I haven’t done a film review for a while, mainly because I haven’t been to the cinema for a while. When Grace was ill we more or less stopped going because it took too much out of her. Until recently I think that the last film I saw on the big screen was “Paddington”.
I have decided that I should take myself along on a more regular basis. I like film and as far as I am concerned the best place to see a film is at the cinema. Two weeks ago I went to see “Fantastic Beasts and Where to Find Them” which was an entertaining two and a bit hours, with effective CGI and some pretty decent acting from Eddie Redmayne and Co. Last week on the recommendation of a friend I went to see “Arrival” in which Amy Adams gives a beautifully restrained performance as a linguist asked to communicate with aliens who have landed on earth.
This week I went to see “A United Kingdom”.
It is based on a true story, set in Botswana (at the time called Bechuanaland) and London in the period after World War II. It tells the story of Prince Seretse Khama sent to the United Kingdon to study law before taking up his duties as king, who fell in love with and married a white British woman Ruth Williams.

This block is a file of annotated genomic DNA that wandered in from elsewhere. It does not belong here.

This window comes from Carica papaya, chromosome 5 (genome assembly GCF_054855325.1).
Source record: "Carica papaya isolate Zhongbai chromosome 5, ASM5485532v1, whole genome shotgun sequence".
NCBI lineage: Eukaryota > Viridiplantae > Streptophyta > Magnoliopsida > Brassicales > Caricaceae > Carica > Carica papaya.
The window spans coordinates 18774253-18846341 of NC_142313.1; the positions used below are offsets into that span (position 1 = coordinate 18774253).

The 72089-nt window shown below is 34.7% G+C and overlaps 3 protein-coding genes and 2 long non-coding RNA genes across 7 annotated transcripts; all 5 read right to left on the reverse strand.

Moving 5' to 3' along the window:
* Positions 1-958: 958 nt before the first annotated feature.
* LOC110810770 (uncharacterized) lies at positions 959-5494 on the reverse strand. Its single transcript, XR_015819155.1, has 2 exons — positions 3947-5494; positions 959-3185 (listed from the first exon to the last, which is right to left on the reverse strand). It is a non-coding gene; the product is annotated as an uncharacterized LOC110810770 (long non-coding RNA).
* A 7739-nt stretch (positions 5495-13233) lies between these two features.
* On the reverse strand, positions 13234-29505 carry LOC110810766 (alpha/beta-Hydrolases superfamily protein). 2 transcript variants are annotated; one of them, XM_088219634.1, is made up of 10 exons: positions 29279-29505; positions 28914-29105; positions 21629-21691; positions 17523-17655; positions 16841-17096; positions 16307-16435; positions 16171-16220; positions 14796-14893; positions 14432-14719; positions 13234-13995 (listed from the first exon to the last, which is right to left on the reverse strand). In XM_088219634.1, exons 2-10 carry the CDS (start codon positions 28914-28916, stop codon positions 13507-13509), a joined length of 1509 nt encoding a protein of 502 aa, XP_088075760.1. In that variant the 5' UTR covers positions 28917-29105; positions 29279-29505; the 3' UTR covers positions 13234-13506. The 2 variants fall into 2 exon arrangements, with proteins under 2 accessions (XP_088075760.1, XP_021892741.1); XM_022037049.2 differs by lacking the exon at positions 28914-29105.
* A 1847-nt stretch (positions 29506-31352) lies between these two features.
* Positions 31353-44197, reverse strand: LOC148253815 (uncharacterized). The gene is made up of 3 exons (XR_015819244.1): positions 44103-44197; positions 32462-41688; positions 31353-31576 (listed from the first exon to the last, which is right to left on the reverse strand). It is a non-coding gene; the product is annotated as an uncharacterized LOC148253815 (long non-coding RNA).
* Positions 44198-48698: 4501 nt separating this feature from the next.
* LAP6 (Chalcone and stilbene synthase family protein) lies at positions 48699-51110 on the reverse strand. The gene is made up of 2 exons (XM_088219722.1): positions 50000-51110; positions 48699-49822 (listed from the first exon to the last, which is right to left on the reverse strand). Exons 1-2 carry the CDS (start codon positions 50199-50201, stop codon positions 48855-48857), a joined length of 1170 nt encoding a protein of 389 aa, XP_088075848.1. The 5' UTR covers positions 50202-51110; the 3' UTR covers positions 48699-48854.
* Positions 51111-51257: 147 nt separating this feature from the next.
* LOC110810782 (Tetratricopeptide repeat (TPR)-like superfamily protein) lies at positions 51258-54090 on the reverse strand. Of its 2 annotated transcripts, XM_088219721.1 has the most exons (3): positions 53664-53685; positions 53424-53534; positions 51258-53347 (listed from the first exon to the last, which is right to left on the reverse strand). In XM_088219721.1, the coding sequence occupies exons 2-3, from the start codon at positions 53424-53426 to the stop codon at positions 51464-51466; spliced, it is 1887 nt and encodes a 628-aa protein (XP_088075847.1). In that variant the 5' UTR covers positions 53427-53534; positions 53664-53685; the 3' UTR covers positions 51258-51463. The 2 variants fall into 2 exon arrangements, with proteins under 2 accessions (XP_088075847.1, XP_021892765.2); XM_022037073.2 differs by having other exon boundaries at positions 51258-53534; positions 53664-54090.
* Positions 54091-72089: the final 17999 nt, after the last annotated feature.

The film stars David Oyelowo as Seretse and Rosamund Pike as Ruth.
The heart of the film is a love story. A love story set against a backdrop of racism, political maneuvering and rejection from all sides. The film exposes the duplicity and racism prevalent in the British establishment at the time. Nominally driven by a desire to appease South Africa, the British government did everything they could to prevent their marriage.
On returning to Botswana, the couple find themselves opposed not only by the colonial bureaucracy, Jack Davenport playing Sir Alistair Canning a Colonial Office Mandarin and Tom Felton, drawing a bit on Draco Malfoy, as his underling are suitably repellant. They also find themselves opposed by Seretse’s uncle, who has been acting as regent since Seretse’s fathers death.
David Oyelowo is the main character and delivers a powerful performance as Seretse, including one amazing set piece speech before an assembly of tribal elders staking his claim to lead his people. Rosamund Pike, while having less to say, gives an equally compelling performance as Ruth, not quite sure how she fits into anything, but wanting to support the man she loves and find how she can be part of the society that he belongs to.
It is an excellent film on all levels. It succeeds in telling what Julius Nyerere described as “one of the great love stories of the world”. It also succeeds in telling the story of one of the British Government’s less than glorious episodes.
I thoroughly recommend the film, if you want to see it on the big screen you will probably need to be quick, otherwise wait for it to come out on DVD.